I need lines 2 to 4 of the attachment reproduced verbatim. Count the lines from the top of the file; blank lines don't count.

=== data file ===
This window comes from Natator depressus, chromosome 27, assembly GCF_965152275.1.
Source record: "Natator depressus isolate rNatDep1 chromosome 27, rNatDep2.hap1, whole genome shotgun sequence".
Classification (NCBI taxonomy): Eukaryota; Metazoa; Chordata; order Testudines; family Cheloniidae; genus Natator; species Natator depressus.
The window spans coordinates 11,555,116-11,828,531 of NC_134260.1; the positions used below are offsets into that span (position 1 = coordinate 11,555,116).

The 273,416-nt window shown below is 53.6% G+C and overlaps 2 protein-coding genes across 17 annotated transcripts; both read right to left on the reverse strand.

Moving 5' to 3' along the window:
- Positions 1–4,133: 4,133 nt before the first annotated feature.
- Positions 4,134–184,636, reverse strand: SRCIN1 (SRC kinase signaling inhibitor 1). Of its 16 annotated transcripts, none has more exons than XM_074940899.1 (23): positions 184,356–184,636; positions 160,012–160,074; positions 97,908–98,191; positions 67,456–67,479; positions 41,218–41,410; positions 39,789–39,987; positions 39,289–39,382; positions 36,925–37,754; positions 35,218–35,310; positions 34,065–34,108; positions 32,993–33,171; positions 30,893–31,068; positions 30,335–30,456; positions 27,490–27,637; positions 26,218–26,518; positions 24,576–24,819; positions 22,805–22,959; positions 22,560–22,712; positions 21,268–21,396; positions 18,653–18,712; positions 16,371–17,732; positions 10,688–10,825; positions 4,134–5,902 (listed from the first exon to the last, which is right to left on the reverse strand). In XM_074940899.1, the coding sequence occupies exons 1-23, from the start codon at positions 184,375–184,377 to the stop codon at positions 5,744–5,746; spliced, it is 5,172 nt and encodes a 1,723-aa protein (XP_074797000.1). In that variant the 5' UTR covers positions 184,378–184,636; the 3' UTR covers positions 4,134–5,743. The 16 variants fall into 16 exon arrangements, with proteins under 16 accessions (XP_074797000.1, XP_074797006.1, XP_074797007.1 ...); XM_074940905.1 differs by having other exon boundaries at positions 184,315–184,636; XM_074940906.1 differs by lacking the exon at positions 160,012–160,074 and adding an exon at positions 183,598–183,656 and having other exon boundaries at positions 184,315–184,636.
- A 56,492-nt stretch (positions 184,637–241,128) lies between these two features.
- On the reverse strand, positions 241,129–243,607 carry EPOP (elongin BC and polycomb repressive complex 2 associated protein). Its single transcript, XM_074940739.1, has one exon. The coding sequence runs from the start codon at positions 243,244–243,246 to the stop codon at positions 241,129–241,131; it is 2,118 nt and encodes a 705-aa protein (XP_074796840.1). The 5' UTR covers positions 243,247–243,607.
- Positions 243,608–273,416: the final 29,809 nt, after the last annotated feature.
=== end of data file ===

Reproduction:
Source record: "Natator depressus isolate rNatDep1 chromosome 27, rNatDep2.hap1, whole genome shotgun sequence".
Classification (NCBI taxonomy): Eukaryota; Metazoa; Chordata; order Testudines; family Cheloniidae; genus Natator; species Natator depressus.
The window spans coordinates 11,555,116-11,828,531 of NC_134260.1; the positions used below are offsets into that span (position 1 = coordinate 11,555,116).